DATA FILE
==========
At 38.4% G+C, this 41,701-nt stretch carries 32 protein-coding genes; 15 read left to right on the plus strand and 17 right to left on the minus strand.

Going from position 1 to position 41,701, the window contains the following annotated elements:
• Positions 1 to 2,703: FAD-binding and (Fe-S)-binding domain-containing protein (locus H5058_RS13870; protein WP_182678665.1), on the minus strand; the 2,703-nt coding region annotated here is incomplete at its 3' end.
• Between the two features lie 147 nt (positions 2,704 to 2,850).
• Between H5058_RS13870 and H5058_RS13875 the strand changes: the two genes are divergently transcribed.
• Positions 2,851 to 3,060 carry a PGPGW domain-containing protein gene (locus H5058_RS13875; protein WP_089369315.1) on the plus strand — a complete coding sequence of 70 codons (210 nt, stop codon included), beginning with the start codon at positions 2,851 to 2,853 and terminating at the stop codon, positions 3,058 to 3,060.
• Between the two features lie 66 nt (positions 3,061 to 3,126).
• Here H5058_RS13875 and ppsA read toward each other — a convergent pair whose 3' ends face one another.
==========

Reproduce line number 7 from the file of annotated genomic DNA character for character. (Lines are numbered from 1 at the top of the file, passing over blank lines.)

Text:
• Between the two features lie 66 nt (positions 3,061 to 3,126).